You may factor out `n` to each denominator, such that:

`a_n = 1/(n(1 + 3*1/n)) + 1/(n(1 + 3*2/n)) + ... + 1/(n(1 + 3*(n/n)))`

Factoring out `1/n,` yields:

`a_n = (1/n)(1/(1 + 3*1/n) + 1/(1 + 3*2/n) + ... + 1/(1 + 3*n/n))`

`a_n = (1/n)*sum_(k=1)^n 1/(1 + 3*(k/n))`

You should notice that a_n represents the Riemann summation associated to the function `f(x) = 1/(1 + 3x)` , hence, you may evaluate the limit of the sequence, such that:

`lim_(n->oo) a_n = int_0^1 f(x)dx`

`int_0^1 f(x)dx = int_0^1 1/(1 + 3x) dx`

You should come up with the following substitution, such that:

`1 + 3x = t => 3dx = dt => dx = (dt)/3`

Changing the limits of integration yields:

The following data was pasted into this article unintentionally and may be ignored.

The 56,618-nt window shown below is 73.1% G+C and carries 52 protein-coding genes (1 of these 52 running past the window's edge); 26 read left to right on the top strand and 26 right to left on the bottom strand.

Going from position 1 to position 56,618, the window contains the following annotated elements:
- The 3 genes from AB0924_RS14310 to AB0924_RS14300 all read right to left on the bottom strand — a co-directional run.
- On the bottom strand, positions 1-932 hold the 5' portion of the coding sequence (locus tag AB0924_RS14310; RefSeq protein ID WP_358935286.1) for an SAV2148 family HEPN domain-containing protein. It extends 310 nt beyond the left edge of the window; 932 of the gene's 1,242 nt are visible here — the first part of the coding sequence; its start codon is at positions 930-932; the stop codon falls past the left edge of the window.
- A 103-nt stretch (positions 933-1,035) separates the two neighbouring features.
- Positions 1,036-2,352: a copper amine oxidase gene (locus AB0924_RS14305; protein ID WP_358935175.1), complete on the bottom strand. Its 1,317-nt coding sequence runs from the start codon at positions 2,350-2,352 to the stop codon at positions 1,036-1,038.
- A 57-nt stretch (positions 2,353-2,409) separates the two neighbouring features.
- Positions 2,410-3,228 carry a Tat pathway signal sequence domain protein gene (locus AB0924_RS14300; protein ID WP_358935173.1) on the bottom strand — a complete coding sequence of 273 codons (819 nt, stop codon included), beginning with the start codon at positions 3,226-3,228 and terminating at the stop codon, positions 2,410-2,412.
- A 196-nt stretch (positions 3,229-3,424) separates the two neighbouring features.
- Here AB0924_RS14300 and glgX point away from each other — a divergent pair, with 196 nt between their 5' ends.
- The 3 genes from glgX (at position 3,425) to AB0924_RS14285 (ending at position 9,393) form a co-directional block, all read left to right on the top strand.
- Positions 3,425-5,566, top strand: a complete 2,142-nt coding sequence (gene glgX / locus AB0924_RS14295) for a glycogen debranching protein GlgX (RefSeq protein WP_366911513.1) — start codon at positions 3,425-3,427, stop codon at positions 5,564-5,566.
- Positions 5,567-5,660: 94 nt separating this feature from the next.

`x = 0 => t = 1`

`x = 1 => t = 4`

`int_0^1 1/(1 + 3x) dx = int_1^4 1/t*(dt)/3`

`int_1^4 1/t*(dt)/3 = (1/3) ln t|_1^4`

Using the fundamental theorem of calculus, yields:

`int_1^4 1/t*(dt)/3 = (1/3)(ln 4 - ln 1)`

`int_1^4 1/t*(dt)/3 = (1/3)(ln 4) => int_1^4 1/t*(dt)/3 = ln (root(3) 4)`

**Hence, evaluating the limit of the given sequence, using the Riemann summation, yields `lim_(n->oo) a_n = ln (root(3) 4).` **

**Further Reading**

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